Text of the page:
The Subtle Brutal Flavours of Casteism In My Family Kitchen
In an intercaste marriage, patriarchy and caste privilege decide food practices
Marriage and other forms of intimate interpersonal relationships are considered impenetrable private spaces. But social structures like gender, race, class, caste, and community establish their power dynamics even within this space. And the children born to intercaste families acquire the legal and social status of the father since India is a patriarchal society. This personal essay is limited to my understanding of the politics of food and food culture as reflected in the dynamics of caste and gender in my Ma’s (mother) marriage which she and I negotiate – both within our families and the larger society as members of an intercaste household.
In my intercaste household, a plate of food is not simply a plate of food. In addition to adding salt to taste, spoonfuls of casteism and domestic violence are always added to ensure that Brahminical patriarchy dominates the kitchen, our food culture, and food sensibilities. This violence exists at every stage of preparing a meal; right from deciding where ingredients will be purchased from to what kind of utensils will be used. When we talk about caste, gender, and food, it is crucial to look at it from the gaze of intersectionality to really understand the mechanisms that Brahminism utilises to perpetuate casteism and patriarchy within an intercaste household.
Most literature and writings in pop culture on the subject of food revolve around how the kitchen brings people together, is a site of romance, or is simply a neutral apolitical space. My everyday experiences and memories of caste-based domestic violence have significantly impacted the way I understand and perceive food. Casteism operates through food culture in the most obvious yet invisible ways. The intricate but volatile relationship between food and caste enfolds a visible layer of patriarchy.
Casteism is the poisonous water that seamlessly and incessantly enters food and food culture. It is imperceptible unless you learn to notice it or have experienced its unbearable bitterness firsthand. In intercaste families where the mother is from a marginalised caste and the father a Brahmin, food acts as a site of oppression, exploitation, and humiliation.
Ma grew up in a typical Maharashtrian household where dairy products were never a part of everyday consumption. Even the tea she consumed was almost always black because milk was unaffordable until she and her siblings began working full-time. On the other hand, my father never spent a day in his life inside the kitchen. As a Malayali Brahmin man, he has consumed good quality dairy products his entire life. He has never known what life is like without curds! When I was a toddler, I remember the horrifying fights and the abuse Ma went through at dinner time simply because she forgot to set up a bowl of curd or the curd didn’t set because the weather was too cold. From casteist slurs to throwing things at Ma, my father made sure that dinner and violence were served piping hot.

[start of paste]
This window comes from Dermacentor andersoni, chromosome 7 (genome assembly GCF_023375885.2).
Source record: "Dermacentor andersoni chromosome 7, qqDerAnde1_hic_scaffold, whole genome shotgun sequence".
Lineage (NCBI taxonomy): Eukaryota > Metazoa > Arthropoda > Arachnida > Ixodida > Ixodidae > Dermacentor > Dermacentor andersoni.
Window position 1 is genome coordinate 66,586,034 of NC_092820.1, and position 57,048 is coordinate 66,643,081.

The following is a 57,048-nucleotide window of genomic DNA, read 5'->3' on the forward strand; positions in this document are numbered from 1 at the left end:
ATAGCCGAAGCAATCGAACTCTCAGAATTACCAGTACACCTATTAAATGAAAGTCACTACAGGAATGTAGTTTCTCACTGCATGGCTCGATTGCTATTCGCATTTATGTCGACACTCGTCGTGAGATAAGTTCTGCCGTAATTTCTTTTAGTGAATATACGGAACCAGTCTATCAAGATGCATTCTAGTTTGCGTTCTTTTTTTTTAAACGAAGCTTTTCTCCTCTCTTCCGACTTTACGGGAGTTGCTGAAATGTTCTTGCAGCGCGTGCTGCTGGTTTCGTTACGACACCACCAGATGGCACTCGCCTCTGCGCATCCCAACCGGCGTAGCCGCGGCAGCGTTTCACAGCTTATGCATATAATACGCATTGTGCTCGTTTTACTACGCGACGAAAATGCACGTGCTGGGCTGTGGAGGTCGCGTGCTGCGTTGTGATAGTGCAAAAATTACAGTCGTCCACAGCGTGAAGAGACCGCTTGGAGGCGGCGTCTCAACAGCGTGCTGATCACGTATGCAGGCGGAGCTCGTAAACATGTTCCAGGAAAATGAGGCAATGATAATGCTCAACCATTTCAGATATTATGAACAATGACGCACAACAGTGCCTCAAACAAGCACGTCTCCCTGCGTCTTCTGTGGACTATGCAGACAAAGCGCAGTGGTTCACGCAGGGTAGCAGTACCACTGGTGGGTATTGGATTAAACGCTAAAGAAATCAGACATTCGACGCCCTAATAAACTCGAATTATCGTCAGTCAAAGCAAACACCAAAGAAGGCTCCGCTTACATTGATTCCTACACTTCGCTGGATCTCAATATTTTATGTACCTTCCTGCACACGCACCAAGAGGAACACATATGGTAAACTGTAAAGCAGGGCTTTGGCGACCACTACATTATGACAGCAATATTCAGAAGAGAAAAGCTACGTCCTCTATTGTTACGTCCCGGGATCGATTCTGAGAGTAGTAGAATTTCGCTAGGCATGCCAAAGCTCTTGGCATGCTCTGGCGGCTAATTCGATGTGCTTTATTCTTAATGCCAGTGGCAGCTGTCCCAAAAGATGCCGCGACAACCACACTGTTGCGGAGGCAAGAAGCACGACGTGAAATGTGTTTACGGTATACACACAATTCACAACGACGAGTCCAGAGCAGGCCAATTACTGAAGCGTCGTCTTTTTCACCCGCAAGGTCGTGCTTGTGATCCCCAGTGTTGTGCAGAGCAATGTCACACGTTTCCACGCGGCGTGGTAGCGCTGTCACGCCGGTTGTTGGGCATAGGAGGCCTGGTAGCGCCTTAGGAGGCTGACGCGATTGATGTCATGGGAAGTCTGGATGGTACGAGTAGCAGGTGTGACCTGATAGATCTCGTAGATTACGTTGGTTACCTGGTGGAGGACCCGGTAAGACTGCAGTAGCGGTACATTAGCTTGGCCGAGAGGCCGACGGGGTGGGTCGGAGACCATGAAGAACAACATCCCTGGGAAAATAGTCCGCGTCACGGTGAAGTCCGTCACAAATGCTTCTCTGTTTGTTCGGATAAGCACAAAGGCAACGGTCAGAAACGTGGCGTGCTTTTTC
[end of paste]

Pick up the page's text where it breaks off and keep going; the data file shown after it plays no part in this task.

Definitions of a meal, hunger, culture, utensils, and culinary skills go through constant change in an intercaste household because Brahmanism ensures there can never be any place for the food or culture of the Dalit people at the table. Ma grew up experiencing hunger and starvation. There is a saying in Marathi “strichya jaatila upaasmaar ani swayampaak paachvila pujlele aahe” which translates to “if you’re born a woman, you are cursed to starve but cook for others all your whole life”. And this curse has now been passed on to me as well. I don’t remember my father ever cooking for me, not even when Ma was sick. When I was not around or incapable of cooking and Ma was severely unwell, she still had to cook at least dal khichdi because my father refused to hire a cook or order food. When my maternal grandma (Ajji) was alive, she would sometimes come over and help Ma. But because he was the only Brahmin son-in-law, my father was so entitled that he would cuss and abuse Ajji as well because she didn’t cook the way he liked his food. Imagine being abusive to your own wife, child, and mother-in-law simply because you don’t know how to cook!
Ma’s family has always been meat eaters. We all love seafood and are passionate about cooking. When I was growing up, Sunday lunch at my Ajji’s was family time where everybody would contribute in the kitchen and cook a simple meal of fish fry, curry, bhakris, and rice. But because my father was the only vegetarian, and that too a Brahmin, everyone in Ma’s family would treat him with utmost respect even if he reciprocated very disrespectfully. It was only and only for him, that a fresh bowl of curd would be purchased right before lunch was served so that it was cold and perfect in taste. His lunch was a special vegetarian meal consisting of bland dal, bhaaji, pickle, salad, curd, papad, and three chapatis. You can see for yourself how Brahmanical patriarchy controls the household and is yet invisible and oblivious to those outside its four walls. Despite the specially prepared food, my father would look at all the delicious fish and meat and shame us all for our unclean and unhealthy food choices. The food we ate was oily, spicy, and definitely “impure”, according to him. He would loudly declare that if it wasn’t for Ma he wouldn’t be sitting there with us and eating his clean and healthy vegetarian lunch.